Donna Peuquet

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Spatial estimations are increasingly used to estimate geocoded ambient particulate matter (PM) concentrations in epidemiologic studies because measures of daily PM concentrations are unavailable in most U.S. locations. This study was conducted to a) assess the feasibility of large-scale kriging estimations of daily residential-level ambient PM(More)
The advancement of GIS data models to allow the eŒective utilization of very large heterogeneous geographic databases requires a new approach that incorporates models of human cognition. The ultimate goal is to provide a cooperative human-computer environment for spatial analysis. We describe the pyramid framework as an example of this new approach within(More)
Correspondence: Donna J. Peuquet, Department of Geography, 302 Walker Building, The Pennsylvania State University, University Park, Pennsylvania 16802, U.S.A. Tel: 814863-0390; Fax: 814-863-7943; E-mail: peuquet@psu.edu Abstract In the modern computing context, the map is no longer just a final product. Maps are now being used in a fundamentally different(More)
A dendrogram that visualizes a clustering hierarchy is often integrated with a re-orderable matrix for pattern identification. The method is widely used in many research fields including biology, geography, statistics, and data mining. However, most dendrograms do not scale up well, particularly with respect to problems of graphical and cognitive(More)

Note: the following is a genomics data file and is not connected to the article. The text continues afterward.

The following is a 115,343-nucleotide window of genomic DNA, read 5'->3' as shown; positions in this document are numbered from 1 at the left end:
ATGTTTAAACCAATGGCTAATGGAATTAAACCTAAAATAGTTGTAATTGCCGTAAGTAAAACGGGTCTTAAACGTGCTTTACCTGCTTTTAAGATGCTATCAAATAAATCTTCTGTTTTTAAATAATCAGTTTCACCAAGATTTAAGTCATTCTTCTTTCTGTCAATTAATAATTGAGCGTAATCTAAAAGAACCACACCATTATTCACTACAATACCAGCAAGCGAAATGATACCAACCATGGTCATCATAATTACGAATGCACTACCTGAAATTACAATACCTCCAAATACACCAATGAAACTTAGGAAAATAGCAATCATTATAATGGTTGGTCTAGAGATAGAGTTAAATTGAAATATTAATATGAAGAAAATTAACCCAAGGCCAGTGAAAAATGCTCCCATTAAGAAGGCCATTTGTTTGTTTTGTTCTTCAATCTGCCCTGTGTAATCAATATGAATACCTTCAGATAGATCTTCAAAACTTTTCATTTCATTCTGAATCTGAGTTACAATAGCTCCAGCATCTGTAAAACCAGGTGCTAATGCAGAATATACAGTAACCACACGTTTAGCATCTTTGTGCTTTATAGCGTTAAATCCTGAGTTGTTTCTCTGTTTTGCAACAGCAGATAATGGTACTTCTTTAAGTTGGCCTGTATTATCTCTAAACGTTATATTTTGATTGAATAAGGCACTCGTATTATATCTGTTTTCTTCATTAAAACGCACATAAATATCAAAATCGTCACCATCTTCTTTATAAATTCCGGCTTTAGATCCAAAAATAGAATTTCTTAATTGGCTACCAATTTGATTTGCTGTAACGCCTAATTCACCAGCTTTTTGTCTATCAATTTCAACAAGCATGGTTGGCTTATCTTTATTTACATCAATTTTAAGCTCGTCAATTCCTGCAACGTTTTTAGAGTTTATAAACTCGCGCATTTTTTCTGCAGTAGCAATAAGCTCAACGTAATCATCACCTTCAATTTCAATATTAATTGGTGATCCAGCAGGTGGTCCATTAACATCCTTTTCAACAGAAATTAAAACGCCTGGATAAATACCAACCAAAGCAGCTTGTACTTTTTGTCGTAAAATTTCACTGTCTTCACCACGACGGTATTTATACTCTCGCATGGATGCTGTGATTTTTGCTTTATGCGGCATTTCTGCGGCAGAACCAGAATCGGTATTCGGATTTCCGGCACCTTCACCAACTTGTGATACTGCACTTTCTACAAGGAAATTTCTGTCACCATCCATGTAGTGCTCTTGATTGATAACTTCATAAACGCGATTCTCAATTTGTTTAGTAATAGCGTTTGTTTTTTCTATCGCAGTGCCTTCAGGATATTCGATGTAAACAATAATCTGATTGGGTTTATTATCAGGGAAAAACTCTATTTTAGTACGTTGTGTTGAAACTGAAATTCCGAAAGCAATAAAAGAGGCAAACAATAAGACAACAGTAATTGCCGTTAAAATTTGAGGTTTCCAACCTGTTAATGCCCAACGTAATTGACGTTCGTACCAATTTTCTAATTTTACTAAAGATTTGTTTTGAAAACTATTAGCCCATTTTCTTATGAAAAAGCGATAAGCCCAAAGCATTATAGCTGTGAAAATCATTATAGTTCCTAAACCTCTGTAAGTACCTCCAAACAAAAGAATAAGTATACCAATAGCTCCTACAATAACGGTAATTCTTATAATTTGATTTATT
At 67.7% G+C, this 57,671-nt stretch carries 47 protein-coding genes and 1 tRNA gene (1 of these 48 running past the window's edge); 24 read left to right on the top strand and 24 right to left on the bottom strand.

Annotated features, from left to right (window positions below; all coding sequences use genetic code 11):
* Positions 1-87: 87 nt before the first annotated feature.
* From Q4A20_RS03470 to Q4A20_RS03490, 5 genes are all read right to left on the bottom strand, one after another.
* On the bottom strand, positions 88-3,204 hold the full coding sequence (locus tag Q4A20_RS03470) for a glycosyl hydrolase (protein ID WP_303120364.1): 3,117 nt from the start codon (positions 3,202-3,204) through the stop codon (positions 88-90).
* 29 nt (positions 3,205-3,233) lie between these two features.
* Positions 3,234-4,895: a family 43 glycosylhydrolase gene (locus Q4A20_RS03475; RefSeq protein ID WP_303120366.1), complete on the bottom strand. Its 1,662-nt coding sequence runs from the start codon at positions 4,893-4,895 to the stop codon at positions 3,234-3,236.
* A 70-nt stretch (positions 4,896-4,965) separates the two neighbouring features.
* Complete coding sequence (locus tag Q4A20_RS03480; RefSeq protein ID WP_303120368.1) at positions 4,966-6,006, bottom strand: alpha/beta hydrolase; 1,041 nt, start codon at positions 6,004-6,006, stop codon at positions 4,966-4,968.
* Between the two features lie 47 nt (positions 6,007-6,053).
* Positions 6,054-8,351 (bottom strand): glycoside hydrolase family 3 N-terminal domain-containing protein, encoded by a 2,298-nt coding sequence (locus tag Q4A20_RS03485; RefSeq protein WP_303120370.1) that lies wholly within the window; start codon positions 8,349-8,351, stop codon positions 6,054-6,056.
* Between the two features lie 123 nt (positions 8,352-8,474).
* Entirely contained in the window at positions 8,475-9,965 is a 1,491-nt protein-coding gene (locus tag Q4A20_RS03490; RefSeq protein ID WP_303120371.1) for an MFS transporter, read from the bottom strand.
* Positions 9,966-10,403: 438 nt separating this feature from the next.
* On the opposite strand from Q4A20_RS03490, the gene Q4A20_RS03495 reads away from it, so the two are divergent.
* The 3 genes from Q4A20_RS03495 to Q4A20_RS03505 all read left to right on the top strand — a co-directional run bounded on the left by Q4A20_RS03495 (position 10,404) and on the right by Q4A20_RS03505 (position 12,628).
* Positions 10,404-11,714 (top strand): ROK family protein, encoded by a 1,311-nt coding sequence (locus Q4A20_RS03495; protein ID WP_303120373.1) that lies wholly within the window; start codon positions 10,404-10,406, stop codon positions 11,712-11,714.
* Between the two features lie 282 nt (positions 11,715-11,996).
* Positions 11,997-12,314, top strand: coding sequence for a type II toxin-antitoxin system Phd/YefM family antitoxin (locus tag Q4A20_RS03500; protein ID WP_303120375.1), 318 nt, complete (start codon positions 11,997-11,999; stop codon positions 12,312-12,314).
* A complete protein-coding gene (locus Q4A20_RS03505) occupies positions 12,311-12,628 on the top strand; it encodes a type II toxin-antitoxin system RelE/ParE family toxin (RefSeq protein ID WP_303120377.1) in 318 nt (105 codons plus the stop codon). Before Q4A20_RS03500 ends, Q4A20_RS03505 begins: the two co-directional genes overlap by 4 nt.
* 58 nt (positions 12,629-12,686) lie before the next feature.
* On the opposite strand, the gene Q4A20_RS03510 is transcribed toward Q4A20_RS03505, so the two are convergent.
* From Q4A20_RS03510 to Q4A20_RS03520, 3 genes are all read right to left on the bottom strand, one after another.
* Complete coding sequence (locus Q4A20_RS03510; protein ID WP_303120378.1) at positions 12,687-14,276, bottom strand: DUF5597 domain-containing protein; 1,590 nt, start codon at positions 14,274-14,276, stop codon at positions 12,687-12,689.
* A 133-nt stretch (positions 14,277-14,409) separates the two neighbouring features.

While current GISystems (geographic information systems) can represent observational spatial data well, they have limited capabilities in representing some non-observational social elements and goal-driven behaviors that can be important factors in a wide range of geographic issues. Such social elements and behaviors can include laws, regulations, polices,(More)
The unprecedented large size and high dimensionality of existing geographic datasets make the complex patterns that potentially lurk in the data hard to ®nd. Clustering is one of the most important techniques for geographic knowledge discovery. However, existing clustering methods have two severe drawbacks for this purpose. First, spatial clustering methods(More)
Representations used historically within GIS assume a world that exists only in the present. Information contained within a spatial database may be added to or modified over time, but a sense of change or dynamics through time is not maintained. This limitation of current GIS capabilities has been receiving substantial attention recently, and the impetus(More)